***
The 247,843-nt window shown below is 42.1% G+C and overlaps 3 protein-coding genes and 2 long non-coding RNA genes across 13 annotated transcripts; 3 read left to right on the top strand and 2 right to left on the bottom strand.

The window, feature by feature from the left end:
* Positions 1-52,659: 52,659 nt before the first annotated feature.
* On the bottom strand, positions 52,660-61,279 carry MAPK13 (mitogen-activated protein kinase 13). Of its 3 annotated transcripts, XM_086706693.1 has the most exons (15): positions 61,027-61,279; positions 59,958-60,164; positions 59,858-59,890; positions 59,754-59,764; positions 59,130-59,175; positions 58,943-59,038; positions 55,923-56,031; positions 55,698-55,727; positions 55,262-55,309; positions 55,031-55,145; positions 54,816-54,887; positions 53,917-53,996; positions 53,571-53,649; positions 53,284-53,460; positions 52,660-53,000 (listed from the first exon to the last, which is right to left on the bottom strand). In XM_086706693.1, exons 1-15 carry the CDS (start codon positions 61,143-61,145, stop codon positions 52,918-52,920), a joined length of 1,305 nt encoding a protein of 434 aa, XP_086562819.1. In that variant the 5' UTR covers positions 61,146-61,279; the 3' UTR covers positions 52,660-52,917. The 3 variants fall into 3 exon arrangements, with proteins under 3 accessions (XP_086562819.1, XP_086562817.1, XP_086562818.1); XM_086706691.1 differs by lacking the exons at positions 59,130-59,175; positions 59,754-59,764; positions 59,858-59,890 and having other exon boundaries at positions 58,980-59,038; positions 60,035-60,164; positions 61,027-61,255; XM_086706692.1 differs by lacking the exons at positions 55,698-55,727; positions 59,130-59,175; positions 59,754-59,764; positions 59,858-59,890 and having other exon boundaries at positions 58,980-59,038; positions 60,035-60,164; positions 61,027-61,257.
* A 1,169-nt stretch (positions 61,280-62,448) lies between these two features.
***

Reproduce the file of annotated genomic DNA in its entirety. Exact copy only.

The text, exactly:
The 247,843-nt window shown below is 42.1% G+C and overlaps 3 protein-coding genes and 2 long non-coding RNA genes across 13 annotated transcripts; 3 read left to right on the top strand and 2 right to left on the bottom strand.

The window, feature by feature from the left end:
* Positions 1-52,659: 52,659 nt before the first annotated feature.
* On the bottom strand, positions 52,660-61,279 carry MAPK13 (mitogen-activated protein kinase 13). Of its 3 annotated transcripts, XM_086706693.1 has the most exons (15): positions 61,027-61,279; positions 59,958-60,164; positions 59,858-59,890; positions 59,754-59,764; positions 59,130-59,175; positions 58,943-59,038; positions 55,923-56,031; positions 55,698-55,727; positions 55,262-55,309; positions 55,031-55,145; positions 54,816-54,887; positions 53,917-53,996; positions 53,571-53,649; positions 53,284-53,460; positions 52,660-53,000 (listed from the first exon to the last, which is right to left on the bottom strand). In XM_086706693.1, exons 1-15 carry the CDS (start codon positions 61,143-61,145, stop codon positions 52,918-52,920), a joined length of 1,305 nt encoding a protein of 434 aa, XP_086562819.1. In that variant the 5' UTR covers positions 61,146-61,279; the 3' UTR covers positions 52,660-52,917. The 3 variants fall into 3 exon arrangements, with proteins under 3 accessions (XP_086562819.1, XP_086562817.1, XP_086562818.1); XM_086706691.1 differs by lacking the exons at positions 59,130-59,175; positions 59,754-59,764; positions 59,858-59,890 and having other exon boundaries at positions 58,980-59,038; positions 60,035-60,164; positions 61,027-61,255; XM_086706692.1 differs by lacking the exons at positions 55,698-55,727; positions 59,130-59,175; positions 59,754-59,764; positions 59,858-59,890 and having other exon boundaries at positions 58,980-59,038; positions 60,035-60,164; positions 61,027-61,257.
* A 1,169-nt stretch (positions 61,280-62,448) lies between these two features.